Friday, March 4, 2011

Quick trip to the U.S.

It's easy for professional and middle-class people from the U.S. and other privileged countries to take travel, and even international travel for granted. My academic friends in the U.S. -- at least those who have jobs, or grants -- travel frequently for research, to give talks, to attend conferences. 

However, the privilege of having a passport that allows me to travel relatively freely, and a salary that, while it is certainly modest by comparison to most bankers, lawyers and other well-paid professionals, permits me to plan a couple of trips during my first few months in Guatemala, stands in sharp contrast to nearly everyone I know here. The idea that one can just pack a bag and go to the airport and get on a plane seems barely short of miraculous to most of my friends from rural communities -- a possibility so remote for many of them, that at times I almost didn't want to talk about it.  When I did mention it (since I had to explain why I couldn't attend certain meetings and activities that Ixmukané had planned in late February), some of the women looked at me in amazement, that I spoke about it so casually.

My trip was occasioned by my having to meet with a colleague to plan a conference that will take place in Puerto Rico in April (yet another trip out of Guate).  I taught my class, and then went straight to the airport. My friend Carmelo generously offered to meet me at the airport and take my pickup for the time I would be away; I accepted, since I had no idea what else I could do with the truck (there is a parking garage at the airport but I wasn't sure they had long-term parking and given the crime rate in Guatemala City, I would have been dubious about the security of the lot). 

Entering the airport in countries like Guatemala (or Cuba), where so few people have the opportunity or the means to travel, is always a slightly disjunctive experience -- much like visiting a shopping mall with its manicured surroundings, armed security guards, and name-brand luxury goods. The Guatemala where I spend most of my time -- largely indigenous towns surrounded by even more heavily indigenous rural villages and hamlets, where the majority of people are poor and many, still, illiterate -- seems worlds away.  The faint reminders are the gift shops selling handicrafts, chocolate and coffee, and the advertising posters, often emblazoned with images of women and young girls in traje típico. Few of the travelers are so attired, although I was pleased to notice that at least one  airport employee was an indigenous woman (or rather, a woman whose indigeneity was marked by their wearing traje típico). The young woman who was collecting the departure tax wore traje; she was the only one I saw.

Of course, I offered to carry things to relatives in the New Bedford area.  I didn't advertise this extremely widely because I was only going to be in New Bedford for about 24 hours. A few people with relatives in other locations, most of whom are pretty fuzzy about U.S. geography, inquired but I had to explain that I wasn't going anywhere near Trenton, for example, and the best I could do would be to drop a package in the mail unless their relatives wanted to come up to New York.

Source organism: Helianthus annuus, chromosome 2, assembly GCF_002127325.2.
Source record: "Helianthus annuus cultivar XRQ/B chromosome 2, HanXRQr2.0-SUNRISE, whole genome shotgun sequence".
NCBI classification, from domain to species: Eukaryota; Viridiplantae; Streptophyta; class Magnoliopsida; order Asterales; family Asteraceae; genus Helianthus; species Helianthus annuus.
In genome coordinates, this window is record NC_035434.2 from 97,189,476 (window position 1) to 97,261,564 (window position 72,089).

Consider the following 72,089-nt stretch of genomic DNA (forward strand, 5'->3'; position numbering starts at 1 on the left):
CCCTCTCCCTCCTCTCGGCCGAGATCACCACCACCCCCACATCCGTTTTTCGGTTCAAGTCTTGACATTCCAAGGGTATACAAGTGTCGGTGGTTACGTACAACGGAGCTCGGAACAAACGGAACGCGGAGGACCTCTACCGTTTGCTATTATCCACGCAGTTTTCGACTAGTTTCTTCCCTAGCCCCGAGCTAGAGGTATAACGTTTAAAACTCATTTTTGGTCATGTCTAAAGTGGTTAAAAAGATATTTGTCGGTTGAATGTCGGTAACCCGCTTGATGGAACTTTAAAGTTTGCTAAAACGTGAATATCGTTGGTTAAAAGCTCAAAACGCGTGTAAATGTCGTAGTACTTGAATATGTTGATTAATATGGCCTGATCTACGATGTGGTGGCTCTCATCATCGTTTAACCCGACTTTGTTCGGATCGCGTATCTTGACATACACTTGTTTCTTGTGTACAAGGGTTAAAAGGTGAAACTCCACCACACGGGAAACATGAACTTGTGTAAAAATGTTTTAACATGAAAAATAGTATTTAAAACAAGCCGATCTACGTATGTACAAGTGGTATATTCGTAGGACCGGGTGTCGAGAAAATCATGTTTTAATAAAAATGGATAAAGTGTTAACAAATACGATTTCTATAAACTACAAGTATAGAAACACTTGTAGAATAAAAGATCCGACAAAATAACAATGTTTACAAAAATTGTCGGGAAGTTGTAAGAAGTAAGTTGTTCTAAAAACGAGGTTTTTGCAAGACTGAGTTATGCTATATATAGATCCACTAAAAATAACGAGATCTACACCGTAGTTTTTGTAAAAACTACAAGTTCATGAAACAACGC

However, I had long ago agreed to bring some packages for the women in Oxib' B'atz'. Both Paula and Olivia, my compañeras in New Bedford, had given me things to take to their families in Guatemala: Paula had sent something for her sister Francisca, and Olivia for her mother Juana.  When I had met Francisca and Juana a few days after I arrived in Guatemala, to deliver the mandados (literally "sent items"), one of the first questions they had asked (after "How are you?") was "When are you going to los Estados?" ("the states"). The same with Doña V, who has four children in the U.S. I decided not to take it as a sign that they were eager to have me leave, but rather as an indication of the urgency with which families here seek the means to communicate via in-kind remittances with their relatives in the U.S.  There are package express services all over Quiché and all over Guatemala, but although I have not checked their prices, the services would have to be beyond the means of extremely poor rural families. And so the infrequent appearance of someone like myself who is likely to be traveling back to the U.S. at some point -- at the very least, at the end of my stay --holds out the possibility of being able to send something to a loved one.

I have written elsewhere (in my dissertation and some articles I wrote about Cubans and remittances) about the significance of these "reverse remittances" -- which include food, clothing and other items that carry cultural and emotional significance. In my view, the "home country" senders are, on the one hand, trying to restore the imbalance between themselves and migrant relatives; while they are grateful for what the migrants send home, whether money or other items, being positioned as only recipients distorts any kind of relationship of reciprocity. So, by sending goods to the migrants, they position themselves as senders and not just recipients of handout. Also, the cultural and emotional weight of the remittances -- beans from the family's plot, hand-woven textiles made by the sender -- might be intended (whether consciously or not) to evoke a sense of obligation and responsibility in the migrant. Families' fears that their migrant relatives will become perdidos  (lost) are not paranoid fantasies. There are responsible migrants who stay in touch with their families and send money when they can; there are migrants who effectively abandon their families -- taking up with other women (or men), succumbing to drugs and alcohol. So the reminders.